- are pregnant or planning to become pregnant. It is not known if STELARA can harm your unborn baby. You and your doctor should decide if you will take STELARA. There is a pregnancy registry for women who take STELARA during pregnancy. The purpose of this registry is to collect information about the health of you and your baby. If you are pregnant or become pregnant while taking STELARA, talk to your doctor about how you can join this pregnancy registry or you may contact the registry at 1-877-311-8972 to enroll.
- are breastfeeding or plan to breastfeed. It is thought that STELARA passes into your breast milk in small amounts.
- Talk to your doctor about the best way to feed your baby if you take STELARA.
Tell your doctor about all the medicines you take, including prescription and over-the-counter medicines, vitamins, and herbal supplements.
Know the medicines you take. Keep a list of them to show your doctor and pharmacist when you get a new medicine.
How should I use STELARA?
- Use STELARA exactly as prescribed by your doctor.
- The needle cover on the STELARA prefilled syringe contains latex. Do not handle the needle cover if you are sensitive to latex.
- Adults with Crohn's disease will receive the first dose of STELARA through a vein in the arm (intravenous infusion) in a healthcare facility by a healthcare provider. It takes at least 1 hour to receive the full dose of medicine. You will then receive STELARA as an injection under the skin (subcutaneous injection) 8 weeks after the first dose of STELARA, as described below.
- Adults with psoriasis or psoriatic arthritis will receive STELARA as an injection under the skin (subcutaneous injection) as described below.
- Injecting STELARA under your skin
- If your doctor decides that you or a caregiver may give your injections of STELARA at home, you should receive training on the right way to prepare and inject STELARA. Do not try to inject STELARA yourself until you or your caregiver have been shown how to inject STELARA by your doctor or nurse.
- Inject STELARA under the skin (subcutaneous injection) in your upper arms, buttocks, upper legs (thighs) or stomach area (abdomen).
- Do not give an injection in an area of the skin that is tender, bruised, red or hard.
- Use a different injection site each time you use STELARA.
- If you inject more STELARA than prescribed, call your doctor right away.
- Be sure to keep all of your scheduled follow-up appointments.
- Read the detailed Instructions for Use at the end of this Medication Guide for instructions about how to prepare and inject a dose of STELARA, and how to properly throw away (dispose of) used needles and syringes.
What should I avoid while using STELARA?
You should not receive a live vaccine while taking STELARA. See “What should I tell my doctor before receiving STELARA?”
What are the possible side effects of STELARA?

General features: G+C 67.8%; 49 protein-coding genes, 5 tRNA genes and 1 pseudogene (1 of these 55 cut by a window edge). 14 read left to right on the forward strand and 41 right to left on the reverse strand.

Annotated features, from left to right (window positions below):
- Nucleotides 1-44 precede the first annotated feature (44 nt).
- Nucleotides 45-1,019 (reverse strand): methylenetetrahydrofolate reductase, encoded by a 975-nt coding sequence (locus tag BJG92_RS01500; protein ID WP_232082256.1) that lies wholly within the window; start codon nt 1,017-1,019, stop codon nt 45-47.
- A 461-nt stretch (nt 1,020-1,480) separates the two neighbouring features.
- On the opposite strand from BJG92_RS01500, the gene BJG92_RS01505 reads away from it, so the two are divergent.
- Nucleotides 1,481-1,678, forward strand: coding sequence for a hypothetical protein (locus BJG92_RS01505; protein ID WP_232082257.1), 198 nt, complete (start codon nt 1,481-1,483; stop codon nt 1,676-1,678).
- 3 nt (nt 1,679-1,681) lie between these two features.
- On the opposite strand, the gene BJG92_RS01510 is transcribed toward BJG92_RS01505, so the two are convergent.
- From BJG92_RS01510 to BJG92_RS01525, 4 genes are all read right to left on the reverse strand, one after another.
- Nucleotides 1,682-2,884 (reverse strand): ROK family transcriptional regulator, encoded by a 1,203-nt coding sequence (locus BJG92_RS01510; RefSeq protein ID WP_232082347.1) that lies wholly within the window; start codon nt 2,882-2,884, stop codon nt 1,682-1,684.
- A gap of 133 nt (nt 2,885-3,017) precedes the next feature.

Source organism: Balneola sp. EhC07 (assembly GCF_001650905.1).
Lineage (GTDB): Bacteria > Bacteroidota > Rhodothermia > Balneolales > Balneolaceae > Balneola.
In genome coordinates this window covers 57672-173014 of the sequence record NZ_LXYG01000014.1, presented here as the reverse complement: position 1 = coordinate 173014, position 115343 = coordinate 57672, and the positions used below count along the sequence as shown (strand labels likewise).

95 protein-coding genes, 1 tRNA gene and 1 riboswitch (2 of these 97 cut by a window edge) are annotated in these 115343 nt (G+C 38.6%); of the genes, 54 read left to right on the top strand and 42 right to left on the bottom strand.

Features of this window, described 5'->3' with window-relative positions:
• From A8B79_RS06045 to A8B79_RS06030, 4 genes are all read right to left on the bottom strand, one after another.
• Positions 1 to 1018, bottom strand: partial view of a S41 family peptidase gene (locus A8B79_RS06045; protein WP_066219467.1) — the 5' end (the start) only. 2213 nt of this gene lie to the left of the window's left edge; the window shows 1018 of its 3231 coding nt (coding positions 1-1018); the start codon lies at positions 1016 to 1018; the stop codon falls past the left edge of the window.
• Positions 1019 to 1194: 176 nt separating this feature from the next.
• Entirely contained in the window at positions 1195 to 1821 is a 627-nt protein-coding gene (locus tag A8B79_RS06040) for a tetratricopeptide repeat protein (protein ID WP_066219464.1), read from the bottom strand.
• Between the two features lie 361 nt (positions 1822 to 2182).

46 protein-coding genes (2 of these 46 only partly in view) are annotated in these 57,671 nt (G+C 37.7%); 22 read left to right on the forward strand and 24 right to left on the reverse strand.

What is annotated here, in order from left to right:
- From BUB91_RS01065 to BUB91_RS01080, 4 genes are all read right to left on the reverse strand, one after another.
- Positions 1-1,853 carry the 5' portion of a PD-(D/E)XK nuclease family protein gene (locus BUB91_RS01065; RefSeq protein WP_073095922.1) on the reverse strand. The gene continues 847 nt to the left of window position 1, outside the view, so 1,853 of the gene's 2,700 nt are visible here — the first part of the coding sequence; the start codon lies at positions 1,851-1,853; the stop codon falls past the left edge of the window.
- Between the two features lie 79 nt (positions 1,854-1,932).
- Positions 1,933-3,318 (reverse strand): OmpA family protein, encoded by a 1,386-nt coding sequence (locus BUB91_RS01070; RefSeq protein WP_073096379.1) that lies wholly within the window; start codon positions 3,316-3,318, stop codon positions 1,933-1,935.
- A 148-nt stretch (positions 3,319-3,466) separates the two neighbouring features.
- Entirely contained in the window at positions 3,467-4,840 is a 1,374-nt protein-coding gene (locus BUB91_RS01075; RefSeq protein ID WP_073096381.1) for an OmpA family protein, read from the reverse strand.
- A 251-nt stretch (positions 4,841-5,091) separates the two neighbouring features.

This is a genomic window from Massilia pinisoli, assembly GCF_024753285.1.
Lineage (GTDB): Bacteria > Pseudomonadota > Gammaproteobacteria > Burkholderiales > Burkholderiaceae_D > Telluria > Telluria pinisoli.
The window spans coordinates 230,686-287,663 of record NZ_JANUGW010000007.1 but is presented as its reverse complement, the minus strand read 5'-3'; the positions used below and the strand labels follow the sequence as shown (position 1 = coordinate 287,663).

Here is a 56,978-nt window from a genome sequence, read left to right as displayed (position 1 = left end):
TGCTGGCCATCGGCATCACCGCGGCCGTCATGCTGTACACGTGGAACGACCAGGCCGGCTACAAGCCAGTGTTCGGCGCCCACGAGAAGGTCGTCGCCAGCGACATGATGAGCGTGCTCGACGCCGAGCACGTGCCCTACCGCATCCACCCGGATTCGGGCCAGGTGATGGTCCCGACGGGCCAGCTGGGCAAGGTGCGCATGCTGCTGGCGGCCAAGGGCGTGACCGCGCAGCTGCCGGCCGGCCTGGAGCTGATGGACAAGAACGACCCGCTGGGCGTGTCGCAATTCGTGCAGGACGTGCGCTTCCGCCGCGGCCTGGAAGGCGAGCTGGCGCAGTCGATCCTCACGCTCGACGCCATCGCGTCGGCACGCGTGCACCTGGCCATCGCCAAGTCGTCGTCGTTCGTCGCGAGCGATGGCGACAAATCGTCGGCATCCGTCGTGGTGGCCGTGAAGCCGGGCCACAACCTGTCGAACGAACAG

STELARA may cause serious side effects, including:
- See “What is the most important information I should know about STELARA?”
- Serious allergic reactions. Serious allergic
reactions can occur with STELARA. Stop using STELARA and get medical help right
away if you have any of the following symptoms of a serious allergic reaction:
- feeling faint
- chest tightness
- swelling of your face, eyelids, tongue, or throat
- skin rash
Common side effects of STELARA include:
- upper respiratory infections
- vaginal yeast infections
- urinary tract infections
- redness at the injection site
These are not all of the possible side effects of STELARA. Call your doctor for medical advice about side effects. You may report side effects to FDA at 1-800-FDA-1088.
You may also report side effects to Janssen Biotech, Inc. at 1-800 JANSSEN (1-800-526-7736).
How should I store STELARA?
- Store STELARA prefilled syringes in a refrigerator between 36°F to 46°F (2°C to 8°C).
- Store STELARA in the original carton to protect it from light until time to use it.
- Do not freeze STELARA.
- Do not shake STELARA.
Keep STELARA and all medicines out of the reach of children.
General information about the safe and effective use of STELARA.
Medicines are sometimes prescribed for purposes other than those listed in a Medication Guide. Do not use STELARA for a condition for which it was not prescribed. Do not give STELARA to other people, even if they have the same symptoms that you have. It may harm them.
You can ask your doctor or pharmacist for information about STELARA that was written for health professionals.
What are the ingredients in STELARA?
Active ingredient: ustekinumab
Inactive ingredients: single-dose prefilled syringe contains L-histidine, L-histidine monohydrochloride monohydrate, polysorbate 80, and sucrose. Single-dose vial contains L-histidine, L-histidine hydrochloride monohydrate, polysorbate 80 and sucrose.
INSTRUCTIONS FOR USE
(stel ar' a)
(ustekinumab) injection, for subcutaneous use
Instructions for injecting STELARA using a prefilled syringe.
Read this Instructions for Use before you start using STELARA. Your doctor or nurse should show you how to prepare and give your injection of STELARA the right way.
If you cannot give yourself the injection:
- ask your doctor or nurse to help you, or
- ask someone who has been trained by a doctor or nurse to give your injections.
Do not try to inject STELARA yourself until you have been shown how to inject STELARA by your doctor, nurse or health professional.
- Before you start, check the carton to make sure that it
is the right dose. You will have either 45 mg or 90 mg as prescribed by your